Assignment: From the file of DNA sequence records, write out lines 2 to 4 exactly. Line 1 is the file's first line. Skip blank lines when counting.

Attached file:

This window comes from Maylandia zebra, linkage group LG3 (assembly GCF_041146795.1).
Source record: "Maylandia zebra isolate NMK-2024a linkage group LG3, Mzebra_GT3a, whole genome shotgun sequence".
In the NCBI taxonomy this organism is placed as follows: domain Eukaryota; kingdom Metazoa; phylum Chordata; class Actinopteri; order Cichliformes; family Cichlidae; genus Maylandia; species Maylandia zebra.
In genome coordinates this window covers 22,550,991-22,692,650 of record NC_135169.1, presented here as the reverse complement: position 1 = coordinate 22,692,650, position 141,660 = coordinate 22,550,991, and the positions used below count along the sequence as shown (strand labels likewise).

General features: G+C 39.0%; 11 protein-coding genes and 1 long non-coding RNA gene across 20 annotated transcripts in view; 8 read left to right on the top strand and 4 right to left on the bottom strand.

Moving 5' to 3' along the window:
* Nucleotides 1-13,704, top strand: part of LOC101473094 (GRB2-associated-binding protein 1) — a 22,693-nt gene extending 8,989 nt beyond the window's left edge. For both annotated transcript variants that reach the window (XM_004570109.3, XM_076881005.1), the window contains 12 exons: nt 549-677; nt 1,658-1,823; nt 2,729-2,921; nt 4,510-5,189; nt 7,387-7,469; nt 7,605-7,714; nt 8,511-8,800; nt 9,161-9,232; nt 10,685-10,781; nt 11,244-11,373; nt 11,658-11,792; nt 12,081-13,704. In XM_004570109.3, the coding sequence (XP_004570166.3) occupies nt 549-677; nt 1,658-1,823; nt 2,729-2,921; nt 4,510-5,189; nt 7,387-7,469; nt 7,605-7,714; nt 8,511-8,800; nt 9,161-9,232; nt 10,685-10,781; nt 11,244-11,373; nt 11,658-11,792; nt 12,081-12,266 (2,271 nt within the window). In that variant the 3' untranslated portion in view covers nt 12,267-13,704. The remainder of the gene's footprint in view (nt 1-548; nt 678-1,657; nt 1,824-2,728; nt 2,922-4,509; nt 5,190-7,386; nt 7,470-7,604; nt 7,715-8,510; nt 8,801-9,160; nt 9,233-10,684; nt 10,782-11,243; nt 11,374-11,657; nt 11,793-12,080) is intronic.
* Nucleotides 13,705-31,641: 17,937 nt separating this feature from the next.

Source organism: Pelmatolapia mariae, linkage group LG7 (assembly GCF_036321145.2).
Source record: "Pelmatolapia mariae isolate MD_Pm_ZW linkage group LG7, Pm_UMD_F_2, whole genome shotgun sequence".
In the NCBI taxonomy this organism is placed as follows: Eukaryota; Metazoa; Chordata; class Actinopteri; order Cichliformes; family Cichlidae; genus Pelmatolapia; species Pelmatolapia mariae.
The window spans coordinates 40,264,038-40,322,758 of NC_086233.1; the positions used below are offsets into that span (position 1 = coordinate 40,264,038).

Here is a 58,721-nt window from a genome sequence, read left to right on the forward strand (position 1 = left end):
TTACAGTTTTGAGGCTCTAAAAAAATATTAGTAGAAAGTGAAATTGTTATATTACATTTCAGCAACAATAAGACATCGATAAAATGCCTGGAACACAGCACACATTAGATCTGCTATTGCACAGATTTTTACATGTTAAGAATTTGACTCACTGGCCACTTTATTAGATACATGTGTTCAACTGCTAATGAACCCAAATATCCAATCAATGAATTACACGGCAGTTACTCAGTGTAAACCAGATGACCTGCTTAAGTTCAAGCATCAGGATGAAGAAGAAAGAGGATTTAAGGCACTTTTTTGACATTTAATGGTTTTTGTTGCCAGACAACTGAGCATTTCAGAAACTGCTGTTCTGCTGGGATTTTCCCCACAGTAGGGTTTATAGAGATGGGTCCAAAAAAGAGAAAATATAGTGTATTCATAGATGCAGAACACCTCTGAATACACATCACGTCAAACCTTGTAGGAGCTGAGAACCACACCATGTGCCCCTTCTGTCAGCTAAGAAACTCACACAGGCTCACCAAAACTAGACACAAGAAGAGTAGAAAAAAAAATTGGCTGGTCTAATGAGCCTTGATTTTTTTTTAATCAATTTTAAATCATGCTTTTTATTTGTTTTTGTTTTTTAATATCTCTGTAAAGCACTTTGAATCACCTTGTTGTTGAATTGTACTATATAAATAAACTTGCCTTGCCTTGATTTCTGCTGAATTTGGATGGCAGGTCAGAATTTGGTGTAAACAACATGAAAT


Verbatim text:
Source record: "Maylandia zebra isolate NMK-2024a linkage group LG3, Mzebra_GT3a, whole genome shotgun sequence".
In the NCBI taxonomy this organism is placed as follows: domain Eukaryota; kingdom Metazoa; phylum Chordata; class Actinopteri; order Cichliformes; family Cichlidae; genus Maylandia; species Maylandia zebra.
In genome coordinates this window covers 22,550,991-22,692,650 of record NC_135169.1, presented here as the reverse complement: position 1 = coordinate 22,692,650, position 141,660 = coordinate 22,550,991, and the positions used below count along the sequence as shown (strand labels likewise).